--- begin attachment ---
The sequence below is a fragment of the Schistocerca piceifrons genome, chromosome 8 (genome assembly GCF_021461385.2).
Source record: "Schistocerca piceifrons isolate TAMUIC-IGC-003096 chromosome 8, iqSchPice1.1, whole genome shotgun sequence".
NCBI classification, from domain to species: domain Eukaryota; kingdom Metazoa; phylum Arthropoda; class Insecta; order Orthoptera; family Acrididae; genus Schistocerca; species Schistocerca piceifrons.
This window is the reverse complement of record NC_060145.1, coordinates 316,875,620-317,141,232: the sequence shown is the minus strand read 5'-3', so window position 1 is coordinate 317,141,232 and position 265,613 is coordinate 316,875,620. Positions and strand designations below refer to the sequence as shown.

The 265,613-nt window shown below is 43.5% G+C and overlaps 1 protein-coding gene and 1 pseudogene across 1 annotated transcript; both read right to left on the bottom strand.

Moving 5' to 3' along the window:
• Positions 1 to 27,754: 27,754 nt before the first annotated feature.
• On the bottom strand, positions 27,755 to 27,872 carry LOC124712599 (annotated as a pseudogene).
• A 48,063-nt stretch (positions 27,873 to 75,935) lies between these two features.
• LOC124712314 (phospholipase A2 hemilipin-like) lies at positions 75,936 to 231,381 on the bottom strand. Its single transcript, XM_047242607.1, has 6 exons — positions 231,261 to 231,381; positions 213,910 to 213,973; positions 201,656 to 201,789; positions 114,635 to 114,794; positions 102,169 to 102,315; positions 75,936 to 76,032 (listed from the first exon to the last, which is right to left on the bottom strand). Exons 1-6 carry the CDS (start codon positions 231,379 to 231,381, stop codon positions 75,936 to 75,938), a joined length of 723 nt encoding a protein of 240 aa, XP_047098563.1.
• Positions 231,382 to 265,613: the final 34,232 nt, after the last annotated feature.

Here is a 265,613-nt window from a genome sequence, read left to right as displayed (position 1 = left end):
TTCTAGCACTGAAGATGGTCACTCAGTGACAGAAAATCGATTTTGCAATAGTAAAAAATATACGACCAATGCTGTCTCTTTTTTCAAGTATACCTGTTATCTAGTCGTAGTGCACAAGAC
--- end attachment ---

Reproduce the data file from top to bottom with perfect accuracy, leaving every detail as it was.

The sequence below is a fragment of the Schistocerca piceifrons genome, chromosome 8 (genome assembly GCF_021461385.2).
Source record: "Schistocerca piceifrons isolate TAMUIC-IGC-003096 chromosome 8, iqSchPice1.1, whole genome shotgun sequence".
NCBI classification, from domain to species: domain Eukaryota; kingdom Metazoa; phylum Arthropoda; class Insecta; order Orthoptera; family Acrididae; genus Schistocerca; species Schistocerca piceifrons.
This window is the reverse complement of record NC_060145.1, coordinates 316,875,620-317,141,232: the sequence shown is the minus strand read 5'-3', so window position 1 is coordinate 317,141,232 and position 265,613 is coordinate 316,875,620. Positions and strand designations below refer to the sequence as shown.

The 265,613-nt window shown below is 43.5% G+C and overlaps 1 protein-coding gene and 1 pseudogene across 1 annotated transcript; both read right to left on the bottom strand.

Moving 5' to 3' along the window:
• Positions 1 to 27,754: 27,754 nt before the first annotated feature.
• On the bottom strand, positions 27,755 to 27,872 carry LOC124712599 (annotated as a pseudogene).
• A 48,063-nt stretch (positions 27,873 to 75,935) lies between these two features.
• LOC124712314 (phospholipase A2 hemilipin-like) lies at positions 75,936 to 231,381 on the bottom strand. Its single transcript, XM_047242607.1, has 6 exons — positions 231,261 to 231,381; positions 213,910 to 213,973; positions 201,656 to 201,789; positions 114,635 to 114,794; positions 102,169 to 102,315; positions 75,936 to 76,032 (listed from the first exon to the last, which is right to left on the bottom strand). Exons 1-6 carry the CDS (start codon positions 231,379 to 231,381, stop codon positions 75,936 to 75,938), a joined length of 723 nt encoding a protein of 240 aa, XP_047098563.1.
• Positions 231,382 to 265,613: the final 34,232 nt, after the last annotated feature.

Here is a 265,613-nt window from a genome sequence, read left to right as displayed (position 1 = left end):
TTCTAGCACTGAAGATGGTCACTCAGTGACAGAAAATCGATTTTGCAATAGTAAAAAATATACGACCAATGCTGTCTCTTTTTTCAAGTATACCTGTTATCTAGTCGTAGTGCACAAGAC